Ghana arrests 24 Chinese 'illegal' miners

China's Vice-President Xi Jinping during the 10th anniversary of the Forum on China-Africa Cooperation in Pretoria in November, 2010. Ghana has been one of the big beneficiaries of expanded Chinese aid to Africa Photo | AFP 

Ghana’s Immigration Service (GIS) has ordered the arrest of 24 Chinese nationals for allegedly engaging in illegal mining activities, locally called ‘gallamsey’.

GIS official Francis Palmdeti further said the 24 had entered the country illegally and had neither residence nor work permits. A profile of all of them showed they came from Guangxi Province of China.

The arrests came just days after Finance and Economy minister Kwabena Duffuor announced a $13 billion infrastructure loan from China, which he said would “change the face” of Ghana.

Like elsewhere in Africa, China’s project funding in Ghana has been on the rise, riding on the back of the World Bank’s recent prediction that the country was among the fastest growing this year.

However, Chinese nationals in the country have been on the spotlight for mining activities (mainly of gold), which locals complained were causing environmental degradation.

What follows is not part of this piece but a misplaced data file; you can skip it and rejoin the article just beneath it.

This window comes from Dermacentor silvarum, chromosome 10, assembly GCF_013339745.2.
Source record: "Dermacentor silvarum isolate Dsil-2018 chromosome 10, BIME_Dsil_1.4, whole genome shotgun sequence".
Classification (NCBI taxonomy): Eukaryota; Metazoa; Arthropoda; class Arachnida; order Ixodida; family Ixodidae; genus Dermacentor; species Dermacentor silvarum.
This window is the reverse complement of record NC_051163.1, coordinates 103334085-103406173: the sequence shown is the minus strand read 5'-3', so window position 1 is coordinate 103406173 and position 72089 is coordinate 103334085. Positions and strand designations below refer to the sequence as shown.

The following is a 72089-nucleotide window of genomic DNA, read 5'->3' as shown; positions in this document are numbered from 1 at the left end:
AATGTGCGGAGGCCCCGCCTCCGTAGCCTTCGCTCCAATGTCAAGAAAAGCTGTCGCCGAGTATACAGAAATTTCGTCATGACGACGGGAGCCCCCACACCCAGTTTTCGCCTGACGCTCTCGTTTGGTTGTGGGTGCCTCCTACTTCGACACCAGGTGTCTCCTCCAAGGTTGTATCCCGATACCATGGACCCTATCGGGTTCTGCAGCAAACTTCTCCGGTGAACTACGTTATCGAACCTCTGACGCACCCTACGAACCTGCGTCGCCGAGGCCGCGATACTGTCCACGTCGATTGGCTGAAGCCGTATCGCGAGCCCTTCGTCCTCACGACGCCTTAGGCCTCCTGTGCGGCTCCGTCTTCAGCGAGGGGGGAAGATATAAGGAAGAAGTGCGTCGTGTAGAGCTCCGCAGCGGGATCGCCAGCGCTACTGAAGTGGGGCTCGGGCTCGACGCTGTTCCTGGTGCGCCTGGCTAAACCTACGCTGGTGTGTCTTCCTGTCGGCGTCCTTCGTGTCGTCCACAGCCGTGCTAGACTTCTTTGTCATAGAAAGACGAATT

A local company which was identified by GIS to have assisted the Chinese to enter the country, is to be sanctioned. It has been ordered to pay a fine of 2,000 Ghanaian Cedis ($1,273) for each of the Chinese individuals as well as provide the air tickets for their repatriation back to China.

Economic footprint

This is not the first time a group of Chinese has been arrested for engaging in illegal mining in the country. Last year, 20 others were arrested and deported.

“They (Chinese) are all over the place especially in places where illegal mining is booming. You will find them in the northern region, western region and in the eastern region. It is sad that the collaborators are our own people,” said Mr Fred Boadi, a local environmental activist in Kyebi in the eastern region.

However, the activities of these small numbers of Chinese were unlikely to affect relations between the two countries as China expanded its economic footprint in Ghana and West Africa.

In line with its desire to penetrate the region, the China Africa Development Fund (CAD) has opened an office in Accra, the first in the West Africa region.

Its other African offices are in South Africa, Ethiopia and Zimbabwe.

CAD envoys billions of dollars in funding from the China Development Bank to support Chinese companies investing in Africa.

According to the Fund’s vice-president, Mr Lu Qincheng, CAD since its inception in 2007 had provided assistance to 50 projects in 30 countries in Africa, worth $1.8 billion.

In the case of Ghana, Mr Lu said, the Fund had assisted the country attract about $6 billion in Chinese direct foreign investment in the manufacturing, infrastructure and agriculture sectors.

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